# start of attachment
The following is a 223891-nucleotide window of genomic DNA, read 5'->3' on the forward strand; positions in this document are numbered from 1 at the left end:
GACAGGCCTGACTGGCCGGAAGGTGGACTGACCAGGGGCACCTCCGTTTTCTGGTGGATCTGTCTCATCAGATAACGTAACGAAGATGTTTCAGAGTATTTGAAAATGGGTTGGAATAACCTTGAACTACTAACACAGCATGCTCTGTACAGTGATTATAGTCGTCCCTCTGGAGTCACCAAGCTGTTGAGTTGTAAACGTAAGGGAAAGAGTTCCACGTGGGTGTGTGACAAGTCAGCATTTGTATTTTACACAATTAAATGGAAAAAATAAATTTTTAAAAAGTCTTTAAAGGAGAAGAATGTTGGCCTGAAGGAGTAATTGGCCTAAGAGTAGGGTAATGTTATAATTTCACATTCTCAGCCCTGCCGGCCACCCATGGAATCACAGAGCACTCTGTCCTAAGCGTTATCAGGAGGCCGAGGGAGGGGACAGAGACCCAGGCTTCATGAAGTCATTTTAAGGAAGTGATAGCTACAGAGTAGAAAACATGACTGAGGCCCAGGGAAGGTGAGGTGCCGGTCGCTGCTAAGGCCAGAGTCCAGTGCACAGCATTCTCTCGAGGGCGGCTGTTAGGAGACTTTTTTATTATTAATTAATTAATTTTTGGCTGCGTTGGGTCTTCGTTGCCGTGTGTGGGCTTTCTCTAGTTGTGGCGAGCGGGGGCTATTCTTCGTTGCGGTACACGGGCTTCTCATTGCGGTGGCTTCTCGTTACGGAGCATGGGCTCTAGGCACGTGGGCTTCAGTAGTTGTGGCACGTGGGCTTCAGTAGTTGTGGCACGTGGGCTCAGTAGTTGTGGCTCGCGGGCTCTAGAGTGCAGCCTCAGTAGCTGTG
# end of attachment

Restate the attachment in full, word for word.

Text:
The following is a 223891-nucleotide window of genomic DNA, read 5'->3' on the forward strand; positions in this document are numbered from 1 at the left end:
GACAGGCCTGACTGGCCGGAAGGTGGACTGACCAGGGGCACCTCCGTTTTCTGGTGGATCTGTCTCATCAGATAACGTAACGAAGATGTTTCAGAGTATTTGAAAATGGGTTGGAATAACCTTGAACTACTAACACAGCATGCTCTGTACAGTGATTATAGTCGTCCCTCTGGAGTCACCAAGCTGTTGAGTTGTAAACGTAAGGGAAAGAGTTCCACGTGGGTGTGTGACAAGTCAGCATTTGTATTTTACACAATTAAATGGAAAAAATAAATTTTTAAAAAGTCTTTAAAGGAGAAGAATGTTGGCCTGAAGGAGTAATTGGCCTAAGAGTAGGGTAATGTTATAATTTCACATTCTCAGCCCTGCCGGCCACCCATGGAATCACAGAGCACTCTGTCCTAAGCGTTATCAGGAGGCCGAGGGAGGGGACAGAGACCCAGGCTTCATGAAGTCATTTTAAGGAAGTGATAGCTACAGAGTAGAAAACATGACTGAGGCCCAGGGAAGGTGAGGTGCCGGTCGCTGCTAAGGCCAGAGTCCAGTGCACAGCATTCTCTCGAGGGCGGCTGTTAGGAGACTTTTTTATTATTAATTAATTAATTTTTGGCTGCGTTGGGTCTTCGTTGCCGTGTGTGGGCTTTCTCTAGTTGTGGCGAGCGGGGGCTATTCTTCGTTGCGGTACACGGGCTTCTCATTGCGGTGGCTTCTCGTTACGGAGCATGGGCTCTAGGCACGTGGGCTTCAGTAGTTGTGGCACGTGGGCTTCAGTAGTTGTGGCACGTGGGCTCAGTAGTTGTGGCTCGCGGGCTCTAGAGTGCAGCCTCAGTAGCTGTG